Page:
2017 is a big year for the England Women’s team as they are now one of the favourites to win the upcoming Euros in the Netherlands.
But do they have enough to win it ?
England are currently in fifth position in the FIFA rankings, one point behind fourth-placed Canada and eleven points behind third placed France. They are very close to reaching the podium although Sunday’s friendly defeat to Norway means some lost points over the two other teams.
It seems that Mark Sampson has settled into a 3-5-2 system with a back three of Bronze, Houghton and Potter. Bardsley is the first choice in goal despite making consistent errors either handling high balls or with her kicking.
Williams and Nobbs seem to be guaranteed a start in midfield as well and then for the remaining five positions, Mark Sampson seems to like rotating the players. Carney has been chose in the number 10 role but others could also claim it.
When we look back at the previous tournament history under Mark Sampson i.e. the 2015 FIFA WWC, England were mainly a mix of two animals. A hedgehog, because of the defensively minded set-up and a chameleon because of their ability to change systems to counter the oppositions’ strength and use their weaknesses.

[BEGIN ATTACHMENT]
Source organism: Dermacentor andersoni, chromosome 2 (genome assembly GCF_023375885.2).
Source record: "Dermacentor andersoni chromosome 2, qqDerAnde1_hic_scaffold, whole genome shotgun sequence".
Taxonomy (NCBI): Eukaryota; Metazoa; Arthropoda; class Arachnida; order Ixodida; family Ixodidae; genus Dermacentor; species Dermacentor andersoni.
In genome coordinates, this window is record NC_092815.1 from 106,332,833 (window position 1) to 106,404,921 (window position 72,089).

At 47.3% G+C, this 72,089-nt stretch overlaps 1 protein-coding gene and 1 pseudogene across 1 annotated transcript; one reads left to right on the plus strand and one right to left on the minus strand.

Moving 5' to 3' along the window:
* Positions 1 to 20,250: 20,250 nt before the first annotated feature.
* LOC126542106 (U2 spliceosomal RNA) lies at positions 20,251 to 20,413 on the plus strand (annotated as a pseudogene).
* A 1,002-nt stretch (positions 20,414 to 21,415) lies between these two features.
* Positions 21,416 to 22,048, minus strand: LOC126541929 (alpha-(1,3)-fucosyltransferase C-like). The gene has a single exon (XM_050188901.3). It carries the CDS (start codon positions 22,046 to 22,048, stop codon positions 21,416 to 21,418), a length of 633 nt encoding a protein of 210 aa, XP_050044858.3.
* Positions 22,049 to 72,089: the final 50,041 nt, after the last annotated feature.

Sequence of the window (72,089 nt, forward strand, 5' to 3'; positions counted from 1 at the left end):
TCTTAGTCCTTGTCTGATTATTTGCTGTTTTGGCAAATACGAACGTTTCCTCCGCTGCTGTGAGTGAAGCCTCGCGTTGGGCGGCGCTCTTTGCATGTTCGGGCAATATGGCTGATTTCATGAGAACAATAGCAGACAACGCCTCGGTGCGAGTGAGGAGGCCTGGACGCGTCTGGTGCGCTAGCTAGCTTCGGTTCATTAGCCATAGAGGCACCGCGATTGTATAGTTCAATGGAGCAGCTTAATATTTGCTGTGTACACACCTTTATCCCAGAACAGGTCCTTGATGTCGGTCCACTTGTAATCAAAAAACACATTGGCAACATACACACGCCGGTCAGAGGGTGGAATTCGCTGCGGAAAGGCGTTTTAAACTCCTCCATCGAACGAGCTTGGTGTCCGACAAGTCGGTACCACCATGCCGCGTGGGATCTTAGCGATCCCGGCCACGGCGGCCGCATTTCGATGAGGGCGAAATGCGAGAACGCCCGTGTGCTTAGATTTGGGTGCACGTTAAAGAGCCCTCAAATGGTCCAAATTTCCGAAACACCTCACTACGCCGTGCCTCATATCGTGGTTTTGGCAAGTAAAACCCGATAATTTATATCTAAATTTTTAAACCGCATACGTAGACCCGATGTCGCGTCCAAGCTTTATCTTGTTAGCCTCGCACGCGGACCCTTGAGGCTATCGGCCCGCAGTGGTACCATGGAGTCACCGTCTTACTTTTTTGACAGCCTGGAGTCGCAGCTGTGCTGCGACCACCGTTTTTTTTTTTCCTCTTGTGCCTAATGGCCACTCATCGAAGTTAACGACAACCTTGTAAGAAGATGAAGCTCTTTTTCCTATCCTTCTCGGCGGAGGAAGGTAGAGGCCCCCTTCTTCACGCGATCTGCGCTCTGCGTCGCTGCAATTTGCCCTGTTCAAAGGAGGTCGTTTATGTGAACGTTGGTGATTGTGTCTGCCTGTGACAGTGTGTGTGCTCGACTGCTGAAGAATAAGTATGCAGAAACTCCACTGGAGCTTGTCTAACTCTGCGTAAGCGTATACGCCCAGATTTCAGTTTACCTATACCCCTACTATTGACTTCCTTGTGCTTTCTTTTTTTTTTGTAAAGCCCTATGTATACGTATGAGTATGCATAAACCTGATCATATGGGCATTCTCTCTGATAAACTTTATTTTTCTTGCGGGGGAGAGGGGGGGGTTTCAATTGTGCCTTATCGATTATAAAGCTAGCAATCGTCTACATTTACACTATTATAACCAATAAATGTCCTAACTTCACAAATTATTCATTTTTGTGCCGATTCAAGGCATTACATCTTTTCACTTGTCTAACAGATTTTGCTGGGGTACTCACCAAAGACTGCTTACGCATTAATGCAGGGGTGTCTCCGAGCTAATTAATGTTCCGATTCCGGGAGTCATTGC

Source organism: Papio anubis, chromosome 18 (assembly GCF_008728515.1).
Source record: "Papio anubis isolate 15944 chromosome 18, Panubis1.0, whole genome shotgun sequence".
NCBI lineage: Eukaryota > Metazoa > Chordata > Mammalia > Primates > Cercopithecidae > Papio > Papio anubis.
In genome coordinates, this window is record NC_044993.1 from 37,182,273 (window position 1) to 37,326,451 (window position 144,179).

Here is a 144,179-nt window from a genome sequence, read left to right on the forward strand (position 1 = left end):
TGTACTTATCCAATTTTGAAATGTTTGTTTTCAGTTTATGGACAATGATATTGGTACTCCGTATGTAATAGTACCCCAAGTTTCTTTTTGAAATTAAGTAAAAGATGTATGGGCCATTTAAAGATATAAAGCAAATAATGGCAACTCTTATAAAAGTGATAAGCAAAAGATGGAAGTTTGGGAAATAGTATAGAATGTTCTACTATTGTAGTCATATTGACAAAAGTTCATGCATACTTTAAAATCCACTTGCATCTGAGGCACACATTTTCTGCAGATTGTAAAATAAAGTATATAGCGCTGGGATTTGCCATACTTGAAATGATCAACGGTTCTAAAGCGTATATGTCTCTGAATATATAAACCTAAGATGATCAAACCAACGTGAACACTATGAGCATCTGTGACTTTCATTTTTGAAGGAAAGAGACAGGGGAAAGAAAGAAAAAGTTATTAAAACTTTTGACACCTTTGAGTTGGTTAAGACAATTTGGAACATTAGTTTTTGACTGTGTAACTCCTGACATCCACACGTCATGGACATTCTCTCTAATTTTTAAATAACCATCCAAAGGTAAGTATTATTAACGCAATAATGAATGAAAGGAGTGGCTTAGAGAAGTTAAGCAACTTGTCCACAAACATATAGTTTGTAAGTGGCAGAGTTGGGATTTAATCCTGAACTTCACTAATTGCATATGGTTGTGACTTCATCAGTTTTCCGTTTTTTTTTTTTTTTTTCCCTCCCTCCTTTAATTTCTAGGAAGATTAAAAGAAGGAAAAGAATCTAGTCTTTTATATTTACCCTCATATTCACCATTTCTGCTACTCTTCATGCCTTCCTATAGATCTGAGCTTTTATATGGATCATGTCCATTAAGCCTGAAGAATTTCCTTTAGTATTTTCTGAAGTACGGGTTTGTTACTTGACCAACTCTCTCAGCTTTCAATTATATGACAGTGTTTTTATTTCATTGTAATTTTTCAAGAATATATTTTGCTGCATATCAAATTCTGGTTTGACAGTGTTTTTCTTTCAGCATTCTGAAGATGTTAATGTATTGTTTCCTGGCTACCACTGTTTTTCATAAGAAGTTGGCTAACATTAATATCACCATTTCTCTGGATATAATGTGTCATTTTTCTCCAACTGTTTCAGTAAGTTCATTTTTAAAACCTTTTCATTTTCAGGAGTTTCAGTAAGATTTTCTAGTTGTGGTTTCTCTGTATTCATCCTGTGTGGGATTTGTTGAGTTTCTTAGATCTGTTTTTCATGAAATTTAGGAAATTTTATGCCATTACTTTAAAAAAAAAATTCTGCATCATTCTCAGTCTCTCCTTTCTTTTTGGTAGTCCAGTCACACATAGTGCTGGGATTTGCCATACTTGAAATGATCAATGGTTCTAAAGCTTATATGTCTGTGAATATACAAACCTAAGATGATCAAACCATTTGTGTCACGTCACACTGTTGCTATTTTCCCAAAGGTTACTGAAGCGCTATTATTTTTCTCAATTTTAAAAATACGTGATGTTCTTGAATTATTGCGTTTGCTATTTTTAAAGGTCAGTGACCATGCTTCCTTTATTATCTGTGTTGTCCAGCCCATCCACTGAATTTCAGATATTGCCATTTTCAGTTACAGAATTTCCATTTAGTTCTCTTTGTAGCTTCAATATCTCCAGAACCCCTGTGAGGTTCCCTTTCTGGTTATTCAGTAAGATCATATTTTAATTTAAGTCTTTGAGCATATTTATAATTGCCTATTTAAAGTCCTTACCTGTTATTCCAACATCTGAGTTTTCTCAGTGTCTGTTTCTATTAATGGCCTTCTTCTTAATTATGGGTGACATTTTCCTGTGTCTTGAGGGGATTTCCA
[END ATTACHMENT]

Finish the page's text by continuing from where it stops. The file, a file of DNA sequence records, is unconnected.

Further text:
Since the World Cup, England have evolved into a more stable 4-4-1-1 for a season. It kept the defensive stability intact, but did not give a lot of attacking results. That’s why England have evolved again moving to a back three and a 3-5-2 base system.
Unfortunately, creativity seems to be the main problem.
Transiting from a defensive mindset to a more attacking one, regardless of the system employed, seems quite complex. There is no doubt that the England team is difficult to beat, it is the team’s DNA as engineered by Hope Powell and through all the age groups from the seniors to the u15.
The saddest thing is there are many creative, attacking players available but the line-up tends to change a lot for those type of players from game-to-game and therefore they cannot create any kind of partnership or understanding.
You get the feeling that the manager has not settled his favourite attacking line-up unlike his defensive one.
There are still six months and five or six friendlies to be played to find the right balance as it will be a tough tournament and England will need to hit the ground running to avoid the same problems that happened in 2013.